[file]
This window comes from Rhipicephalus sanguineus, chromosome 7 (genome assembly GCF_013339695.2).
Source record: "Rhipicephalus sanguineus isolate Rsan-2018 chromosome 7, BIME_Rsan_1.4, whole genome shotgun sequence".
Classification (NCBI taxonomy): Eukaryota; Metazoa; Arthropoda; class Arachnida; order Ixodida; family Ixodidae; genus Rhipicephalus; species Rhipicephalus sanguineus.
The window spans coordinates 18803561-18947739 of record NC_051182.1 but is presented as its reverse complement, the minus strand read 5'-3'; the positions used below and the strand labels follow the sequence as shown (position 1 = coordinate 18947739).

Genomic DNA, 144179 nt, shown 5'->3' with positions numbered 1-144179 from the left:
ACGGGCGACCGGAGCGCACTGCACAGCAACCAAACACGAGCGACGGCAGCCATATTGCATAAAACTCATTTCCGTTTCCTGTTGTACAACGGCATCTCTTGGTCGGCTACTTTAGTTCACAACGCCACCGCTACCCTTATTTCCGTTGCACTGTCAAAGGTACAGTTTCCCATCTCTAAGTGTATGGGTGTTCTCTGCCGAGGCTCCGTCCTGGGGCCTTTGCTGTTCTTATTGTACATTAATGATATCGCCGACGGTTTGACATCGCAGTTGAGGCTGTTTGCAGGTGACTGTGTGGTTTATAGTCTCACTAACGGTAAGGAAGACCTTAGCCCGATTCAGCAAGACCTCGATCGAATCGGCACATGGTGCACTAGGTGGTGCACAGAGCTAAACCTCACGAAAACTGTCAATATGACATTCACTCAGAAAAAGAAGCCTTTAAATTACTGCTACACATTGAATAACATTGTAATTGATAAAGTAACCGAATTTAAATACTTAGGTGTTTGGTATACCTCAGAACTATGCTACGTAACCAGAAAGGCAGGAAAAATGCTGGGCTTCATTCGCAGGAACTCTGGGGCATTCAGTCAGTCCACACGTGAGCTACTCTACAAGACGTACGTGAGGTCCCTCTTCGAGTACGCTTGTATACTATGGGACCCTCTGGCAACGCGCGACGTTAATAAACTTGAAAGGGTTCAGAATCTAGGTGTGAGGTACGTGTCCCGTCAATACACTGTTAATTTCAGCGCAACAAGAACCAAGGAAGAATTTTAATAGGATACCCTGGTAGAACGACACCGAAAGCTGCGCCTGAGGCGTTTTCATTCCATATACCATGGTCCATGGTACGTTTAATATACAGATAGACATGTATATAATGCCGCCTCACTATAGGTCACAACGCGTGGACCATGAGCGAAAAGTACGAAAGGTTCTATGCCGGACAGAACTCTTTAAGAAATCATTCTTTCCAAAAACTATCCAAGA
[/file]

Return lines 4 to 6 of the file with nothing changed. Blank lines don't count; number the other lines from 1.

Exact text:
The window spans coordinates 18803561-18947739 of record NC_051182.1 but is presented as its reverse complement, the minus strand read 5'-3'; the positions used below and the strand labels follow the sequence as shown (position 1 = coordinate 18947739).

Genomic DNA, 144179 nt, shown 5'->3' with positions numbered 1-144179 from the left:
ACGGGCGACCGGAGCGCACTGCACAGCAACCAAACACGAGCGACGGCAGCCATATTGCATAAAACTCATTTCCGTTTCCTGTTGTACAACGGCATCTCTTGGTCGGCTACTTTAGTTCACAACGCCACCGCTACCCTTATTTCCGTTGCACTGTCAAAGGTACAGTTTCCCATCTCTAAGTGTATGGGTGTTCTCTGCCGAGGCTCCGTCCTGGGGCCTTTGCTGTTCTTATTGTACATTAATGATATCGCCGACGGTTTGACATCGCAGTTGAGGCTGTTTGCAGGTGACTGTGTGGTTTATAGTCTCACTAACGGTAAGGAAGACCTTAGCCCGATTCAGCAAGACCTCGATCGAATCGGCACATGGTGCACTAGGTGGTGCACAGAGCTAAACCTCACGAAAACTGTCAATATGACATTCACTCAGAAAAAGAAGCCTTTAAATTACTGCTACACATTGAATAACATTGTAATTGATAAAGTAACCGAATTTAAATACTTAGGTGTTTGGTATACCTCAGAACTATGCTACGTAACCAGAAAGGCAGGAAAAATGCTGGGCTTCATTCGCAGGAACTCTGGGGCATTCAGTCAGTCCACACGTGAGCTACTCTACAAGACGTACGTGAGGTCCCTCTTCGAGTACGCTTGTATACTATGGGACCCTCTGGCAACGCGCGACGTTAATAAACTTGAAAGGGTTCAGAATCTAGGTGTGAGGTACGTGTCCCGTCAATACACTGTTAATTTCAGCGCAACAAGAACCAAGGAAGAATTTTAATAGGATACCCTGGTAGAACGACACCGAAAGCTGCGCCTGAGGCGTTTTCATTCCATATACCATGGTCCATGGTACGTTTAATATACAGATAGACATGTATATAATGCCGCCTCACTATAGGTCACAACGCGTGGACCATGAGCGAAAAGTACGAAAGGTTCTATGCCGGACAGAACTCTTTAAGAAATCATTCTTTCCAAAAACTATCCAAGA